On Extinction and Care: A Psychoanalytic Thought
Extinction studies is concerned with “understanding and responding to processes of collective death,” death that Deborah Bird Rose describes elsewhere as a “double death,” the permanent extinguishing of intergenerational time.28 Across much work in extinction studies is an awareness of a mounting “ethical paralysis,” an emotional state disabling response to extinctions as they unfold and hasten.29 But we can also understand inaction to extinction’s presence through the work of Jacques Lacan on anxiety and unconscious attempts to shore up the psyche through protecting ourselves from the pain or trauma contained in what we know but refuse or are unable to confront.30 Asking what instead could contribute to a flourishing of thought fostering a praxis of multispecies care is aided by developing a conversation between psychoanalysis and extinction studies.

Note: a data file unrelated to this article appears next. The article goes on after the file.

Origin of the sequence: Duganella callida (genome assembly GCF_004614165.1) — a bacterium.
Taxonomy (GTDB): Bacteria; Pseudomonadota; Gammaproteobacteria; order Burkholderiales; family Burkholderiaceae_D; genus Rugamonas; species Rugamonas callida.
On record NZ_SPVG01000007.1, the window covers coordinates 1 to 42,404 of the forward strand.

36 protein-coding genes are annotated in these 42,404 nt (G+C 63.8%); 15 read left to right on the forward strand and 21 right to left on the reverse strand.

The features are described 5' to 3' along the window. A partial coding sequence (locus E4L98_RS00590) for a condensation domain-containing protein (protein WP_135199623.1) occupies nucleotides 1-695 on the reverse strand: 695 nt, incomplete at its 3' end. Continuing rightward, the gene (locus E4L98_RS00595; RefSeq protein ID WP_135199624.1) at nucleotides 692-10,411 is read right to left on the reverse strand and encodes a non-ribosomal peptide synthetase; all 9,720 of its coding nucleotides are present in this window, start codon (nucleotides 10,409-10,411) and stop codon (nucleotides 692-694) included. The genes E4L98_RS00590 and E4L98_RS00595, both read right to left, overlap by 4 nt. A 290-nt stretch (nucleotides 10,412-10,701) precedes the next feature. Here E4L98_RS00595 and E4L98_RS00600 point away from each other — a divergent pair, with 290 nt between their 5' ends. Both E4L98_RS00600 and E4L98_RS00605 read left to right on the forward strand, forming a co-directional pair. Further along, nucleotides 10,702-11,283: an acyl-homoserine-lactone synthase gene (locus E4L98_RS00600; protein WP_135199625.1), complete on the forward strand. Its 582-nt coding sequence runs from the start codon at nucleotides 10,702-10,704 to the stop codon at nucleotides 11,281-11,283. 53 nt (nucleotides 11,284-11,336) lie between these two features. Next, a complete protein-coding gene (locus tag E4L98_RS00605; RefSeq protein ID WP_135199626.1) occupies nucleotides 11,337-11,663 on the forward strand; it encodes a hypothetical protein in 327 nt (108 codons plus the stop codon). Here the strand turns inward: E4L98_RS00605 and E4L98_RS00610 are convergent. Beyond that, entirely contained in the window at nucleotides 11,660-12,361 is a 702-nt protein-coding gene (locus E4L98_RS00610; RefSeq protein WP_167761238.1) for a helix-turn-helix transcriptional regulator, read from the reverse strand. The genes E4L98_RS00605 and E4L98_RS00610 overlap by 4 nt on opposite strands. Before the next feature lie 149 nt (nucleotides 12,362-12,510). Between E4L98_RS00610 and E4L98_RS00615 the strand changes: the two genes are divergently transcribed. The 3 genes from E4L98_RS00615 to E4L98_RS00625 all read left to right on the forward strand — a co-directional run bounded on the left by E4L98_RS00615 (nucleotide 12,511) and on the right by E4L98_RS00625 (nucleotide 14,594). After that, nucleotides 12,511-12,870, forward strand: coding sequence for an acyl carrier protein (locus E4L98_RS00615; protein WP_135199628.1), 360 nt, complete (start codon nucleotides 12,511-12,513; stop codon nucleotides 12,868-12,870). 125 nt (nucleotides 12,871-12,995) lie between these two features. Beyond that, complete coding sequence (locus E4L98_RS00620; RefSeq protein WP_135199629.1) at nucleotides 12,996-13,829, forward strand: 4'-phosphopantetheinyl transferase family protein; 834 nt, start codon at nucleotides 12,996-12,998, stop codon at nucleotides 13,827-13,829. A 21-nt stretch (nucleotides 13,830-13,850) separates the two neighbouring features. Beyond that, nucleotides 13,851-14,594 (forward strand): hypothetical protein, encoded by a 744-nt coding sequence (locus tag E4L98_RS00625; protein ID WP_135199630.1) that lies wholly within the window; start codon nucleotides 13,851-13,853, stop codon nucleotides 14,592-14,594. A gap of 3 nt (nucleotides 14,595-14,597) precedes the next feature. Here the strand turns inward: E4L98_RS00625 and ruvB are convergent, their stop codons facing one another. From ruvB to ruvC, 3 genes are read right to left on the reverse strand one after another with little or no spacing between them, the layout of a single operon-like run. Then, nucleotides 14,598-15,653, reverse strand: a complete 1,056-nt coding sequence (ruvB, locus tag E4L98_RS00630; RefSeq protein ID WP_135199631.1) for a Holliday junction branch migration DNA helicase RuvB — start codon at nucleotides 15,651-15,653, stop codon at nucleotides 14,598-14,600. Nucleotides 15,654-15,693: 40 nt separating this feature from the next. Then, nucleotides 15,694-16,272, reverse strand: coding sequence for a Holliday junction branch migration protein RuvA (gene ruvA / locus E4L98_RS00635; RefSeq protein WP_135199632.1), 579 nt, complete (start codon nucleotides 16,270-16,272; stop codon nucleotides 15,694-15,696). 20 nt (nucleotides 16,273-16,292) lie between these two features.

Against ideas of anxiety as being without an object, for Lacan, anxiety very much does have an “object,” but it is a different sort of object, what he names objet a. Lacan repeatedly states that “anxiety is not without an object.”31 As Roberto Harari explains, this wording of “not without” is exacting: “These two particles . . . structure the aphorism in a way that accounts for the obscure, imprecise condition of the object at hand.”32 This Lacanian theorizing of anxiety is important because it helps make sense of how it is the absence-presence of the thing being made extinct—the unnerving proximity of true absence close at hand—that causes extinction anxieties to arise, not absence itself. In the context of global species declines, this excavating work of the unconscious produces important opportunities for grappling with extinction anxieties to see what lies beyond.